Exploring wireless network security in Auckland City through warwalking

Abdul Halim, Syafnidar
Sarkar, Nurul I
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Master of Computer and Information Sciences
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Auckland University of Technology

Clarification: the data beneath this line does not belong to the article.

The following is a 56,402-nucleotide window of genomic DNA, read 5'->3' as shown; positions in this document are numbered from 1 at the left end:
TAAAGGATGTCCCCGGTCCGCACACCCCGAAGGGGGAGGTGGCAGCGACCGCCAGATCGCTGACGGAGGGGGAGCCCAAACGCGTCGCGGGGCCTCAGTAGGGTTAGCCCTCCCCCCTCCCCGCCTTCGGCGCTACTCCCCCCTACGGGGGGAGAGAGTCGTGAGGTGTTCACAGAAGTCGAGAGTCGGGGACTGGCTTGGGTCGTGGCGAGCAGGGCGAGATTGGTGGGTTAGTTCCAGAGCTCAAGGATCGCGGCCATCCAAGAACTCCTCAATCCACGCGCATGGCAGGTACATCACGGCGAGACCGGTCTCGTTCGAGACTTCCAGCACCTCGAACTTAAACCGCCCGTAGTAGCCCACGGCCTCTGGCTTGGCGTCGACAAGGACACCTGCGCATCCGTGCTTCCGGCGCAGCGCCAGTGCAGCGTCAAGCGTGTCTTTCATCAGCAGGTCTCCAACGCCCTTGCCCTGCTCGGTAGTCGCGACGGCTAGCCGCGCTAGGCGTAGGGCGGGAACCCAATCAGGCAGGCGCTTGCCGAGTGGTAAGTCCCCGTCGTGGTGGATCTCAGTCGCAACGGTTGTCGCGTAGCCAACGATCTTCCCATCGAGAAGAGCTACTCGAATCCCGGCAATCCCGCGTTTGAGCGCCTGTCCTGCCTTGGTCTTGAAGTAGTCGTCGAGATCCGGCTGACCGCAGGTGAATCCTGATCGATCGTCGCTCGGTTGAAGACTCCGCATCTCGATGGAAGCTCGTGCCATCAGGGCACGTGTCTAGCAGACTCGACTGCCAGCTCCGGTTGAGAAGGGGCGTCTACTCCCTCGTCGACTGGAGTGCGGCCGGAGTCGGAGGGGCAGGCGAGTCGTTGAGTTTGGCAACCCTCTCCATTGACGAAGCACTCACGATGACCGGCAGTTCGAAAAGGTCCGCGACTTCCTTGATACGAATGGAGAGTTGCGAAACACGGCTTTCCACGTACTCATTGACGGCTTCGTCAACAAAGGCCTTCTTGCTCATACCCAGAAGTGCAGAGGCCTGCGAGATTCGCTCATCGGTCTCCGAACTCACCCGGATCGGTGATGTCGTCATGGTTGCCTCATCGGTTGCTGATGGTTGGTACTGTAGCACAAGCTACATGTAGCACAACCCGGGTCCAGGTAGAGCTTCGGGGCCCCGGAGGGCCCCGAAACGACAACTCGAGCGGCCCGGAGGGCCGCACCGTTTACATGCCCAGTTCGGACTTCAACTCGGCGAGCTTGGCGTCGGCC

Security is a critical issue in wireless local area networks (WLANs) for many individuals and organizations worldwide, and is one of the main barriers to its adoption in organizations. A good understanding of both the WLAN technology and the security issues is required to assist optimum planning and implementation of such systems. In this dissertation, an experimental investigation of the current status of WLAN security practices in Auckland CBD is reported. In the investigation, a war walking (field trials) approach is considered. It is observed that the use of WLANs in Auckland city has increased by 114.41% since 2004. It is also observed that about 74.31% of all WLANs detected on 26th June 2007 utilized encryption technology while the remaining 25.69% did not use encryption at all. This shows that overall 86.56% increase in the use of encryption compared to the data collected in 2004. Another finding is that 25% of all access points detected are D-Links. There are various security measures that businesses can adopt to ensure the security of their wireless networks. The techniques that will be discussed further in this dissertation are the enabling WEP or WPA, MAC address filtering, virtual private network, intrusion detection system, running network simulation, and performing security risk assessment.

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